For example, probe guides are often used to point ablation probes towards the target tissue within a patient. A typical probe guide takes the form of a rigid cylindrical shaft (about 1-2 inches in length) that is affixed relative to and outside of a patient, and includes a lumen through which the ablation probe is delivered to the target tissue. To maximize the accuracy of the probe alignment, it is desirable that the guide lumen through which the probe is introduced be about the same size as the outer diameter of the probe, thereby creating a tight tolerance between the probe and the probe guide. As another example, ablation probes are also often used with co-access assemblies that allow several different devices, such as ablation probes, biopsy stylets, and drug delivery devices, to be serially exchanged through a single delivery cannula. To minimize pain and tissue trauma, it is desirable that the profile of the delivery cannula be as small as possible. To achieve this, the lumen of the delivery cannula will typically be the same size as the outer diameter of the ablation probe, thereby creating a tight tolerance between the probe and the delivery cannula.
As a result, during the initial introduction of the probe through a delivery device, such as a probe guide or cannula of a co-access system, it is possible that a portion of the insulation may shear off as the probe is introduced through the delivery device. Consequently, the attending physician will either have to replace the probe with a new one or risk ablating healthy tissue. Thus, the durability of the insulative coating is critical to prevent damaging healthy tissue and/or having to discard the probe.
Besides providing the insulation on the ablation probe with the necessary durability, it is also necessary to ensure that the distal end of the ablation probe, where the RF energy will be directed, is in contact with the target tissue. This may be achieved with an imaging device located outside the patient's body, such as an ultrasound imager. The echogenicity of the probe determines how well the probe may be located using ultrasound techniques. That is, the more echogenetic the ablation probe, the easier it is to determine the location of the probe with ultrasound imaging and to ensure accurate contact with the target tissue.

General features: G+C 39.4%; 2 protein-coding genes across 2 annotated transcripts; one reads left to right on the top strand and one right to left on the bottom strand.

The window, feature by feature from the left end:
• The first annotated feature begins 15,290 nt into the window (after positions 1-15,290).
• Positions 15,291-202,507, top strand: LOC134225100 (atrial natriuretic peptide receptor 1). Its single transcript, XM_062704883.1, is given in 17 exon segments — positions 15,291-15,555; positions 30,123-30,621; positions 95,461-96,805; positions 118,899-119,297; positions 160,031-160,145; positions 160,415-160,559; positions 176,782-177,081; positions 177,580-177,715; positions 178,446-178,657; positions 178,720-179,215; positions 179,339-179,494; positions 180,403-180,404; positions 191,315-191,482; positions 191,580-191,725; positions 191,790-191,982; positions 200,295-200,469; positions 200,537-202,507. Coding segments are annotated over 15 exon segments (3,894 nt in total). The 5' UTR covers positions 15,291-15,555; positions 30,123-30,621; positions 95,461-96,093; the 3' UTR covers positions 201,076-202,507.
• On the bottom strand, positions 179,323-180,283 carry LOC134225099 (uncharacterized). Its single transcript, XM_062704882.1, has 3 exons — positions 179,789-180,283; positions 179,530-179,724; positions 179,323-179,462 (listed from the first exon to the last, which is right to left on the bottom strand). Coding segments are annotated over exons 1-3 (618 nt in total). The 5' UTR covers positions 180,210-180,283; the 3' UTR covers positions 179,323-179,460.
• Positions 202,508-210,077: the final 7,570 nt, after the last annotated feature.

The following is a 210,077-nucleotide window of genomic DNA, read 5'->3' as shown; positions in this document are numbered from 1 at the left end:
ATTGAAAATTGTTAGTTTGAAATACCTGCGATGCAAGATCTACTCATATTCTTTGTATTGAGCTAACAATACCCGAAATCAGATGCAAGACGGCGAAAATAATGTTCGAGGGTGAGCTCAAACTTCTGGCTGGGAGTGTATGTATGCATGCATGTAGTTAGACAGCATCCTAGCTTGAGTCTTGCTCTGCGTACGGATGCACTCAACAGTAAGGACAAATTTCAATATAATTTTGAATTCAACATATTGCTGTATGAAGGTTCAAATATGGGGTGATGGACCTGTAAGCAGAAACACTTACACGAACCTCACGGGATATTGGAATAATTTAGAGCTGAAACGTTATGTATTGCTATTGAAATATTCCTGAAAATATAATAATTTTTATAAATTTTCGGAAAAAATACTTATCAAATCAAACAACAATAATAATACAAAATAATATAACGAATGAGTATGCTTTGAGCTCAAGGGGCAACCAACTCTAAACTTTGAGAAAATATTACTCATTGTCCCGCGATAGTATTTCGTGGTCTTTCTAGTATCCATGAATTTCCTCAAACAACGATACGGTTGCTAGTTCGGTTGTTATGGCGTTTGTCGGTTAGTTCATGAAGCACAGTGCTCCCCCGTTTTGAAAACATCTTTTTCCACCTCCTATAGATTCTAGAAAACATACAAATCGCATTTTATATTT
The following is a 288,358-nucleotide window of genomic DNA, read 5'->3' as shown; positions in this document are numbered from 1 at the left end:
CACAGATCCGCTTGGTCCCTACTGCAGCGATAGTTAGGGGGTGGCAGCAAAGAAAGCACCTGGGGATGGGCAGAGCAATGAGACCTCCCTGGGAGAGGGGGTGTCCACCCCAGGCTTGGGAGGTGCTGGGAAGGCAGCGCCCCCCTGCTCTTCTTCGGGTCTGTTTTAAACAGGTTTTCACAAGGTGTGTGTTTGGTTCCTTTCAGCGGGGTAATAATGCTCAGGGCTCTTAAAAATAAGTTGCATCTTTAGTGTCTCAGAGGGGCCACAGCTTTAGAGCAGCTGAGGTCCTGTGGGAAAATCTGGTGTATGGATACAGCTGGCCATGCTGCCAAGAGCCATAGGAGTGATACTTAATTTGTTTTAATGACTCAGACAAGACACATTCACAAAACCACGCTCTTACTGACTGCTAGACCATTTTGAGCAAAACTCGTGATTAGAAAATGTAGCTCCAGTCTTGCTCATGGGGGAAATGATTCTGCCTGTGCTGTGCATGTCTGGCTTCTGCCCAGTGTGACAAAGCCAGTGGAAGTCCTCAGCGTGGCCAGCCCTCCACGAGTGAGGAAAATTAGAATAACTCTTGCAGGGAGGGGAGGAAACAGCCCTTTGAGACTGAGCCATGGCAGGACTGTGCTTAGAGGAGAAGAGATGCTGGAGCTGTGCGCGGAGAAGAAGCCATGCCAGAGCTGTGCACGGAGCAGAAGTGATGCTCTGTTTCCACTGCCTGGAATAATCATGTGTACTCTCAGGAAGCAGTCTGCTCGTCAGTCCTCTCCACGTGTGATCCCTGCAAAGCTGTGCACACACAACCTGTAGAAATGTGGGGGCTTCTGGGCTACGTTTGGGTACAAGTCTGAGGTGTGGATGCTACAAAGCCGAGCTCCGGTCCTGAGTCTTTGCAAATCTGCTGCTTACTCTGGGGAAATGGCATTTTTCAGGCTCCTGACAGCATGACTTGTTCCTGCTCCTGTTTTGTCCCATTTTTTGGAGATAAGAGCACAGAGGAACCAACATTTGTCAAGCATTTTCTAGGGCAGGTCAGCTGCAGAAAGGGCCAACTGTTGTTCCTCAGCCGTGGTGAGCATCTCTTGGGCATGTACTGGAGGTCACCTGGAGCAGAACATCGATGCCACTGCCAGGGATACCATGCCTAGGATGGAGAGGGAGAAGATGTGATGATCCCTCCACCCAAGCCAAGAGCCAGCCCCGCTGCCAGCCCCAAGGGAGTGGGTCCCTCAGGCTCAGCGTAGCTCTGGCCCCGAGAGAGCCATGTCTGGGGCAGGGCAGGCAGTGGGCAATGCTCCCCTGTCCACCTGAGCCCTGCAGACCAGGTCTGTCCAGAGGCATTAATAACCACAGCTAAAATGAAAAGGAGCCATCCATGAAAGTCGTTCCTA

To achieve greater echogenicity, it is known in the art, for example, to make marks or nicks along the shaft in order to increase the amount of edges and surfaces on the shaft, thereby creating a non-uniform surface profile. Echogenicity increases as the number of edges and surfaces for reflecting the ultrasound is increased. This technique may also be applied to insulative coating on the probe shaft. It is also known in the art to have air bubbles interspersed throughout the insulative coating in order to increase echgenicity. However, the inclusion of air bubbles may degrade the integrity of the insulative coating, which may also occur when marks or nicks are made in the insulative coating.
Therefore, there is a need in the art for an ablation probe with an insulative coating having improved echogenicity for properly positioning the ablation device relative to the target tissue, while also having sufficient durability and size to remain intact during insertion and use of the ablation probe.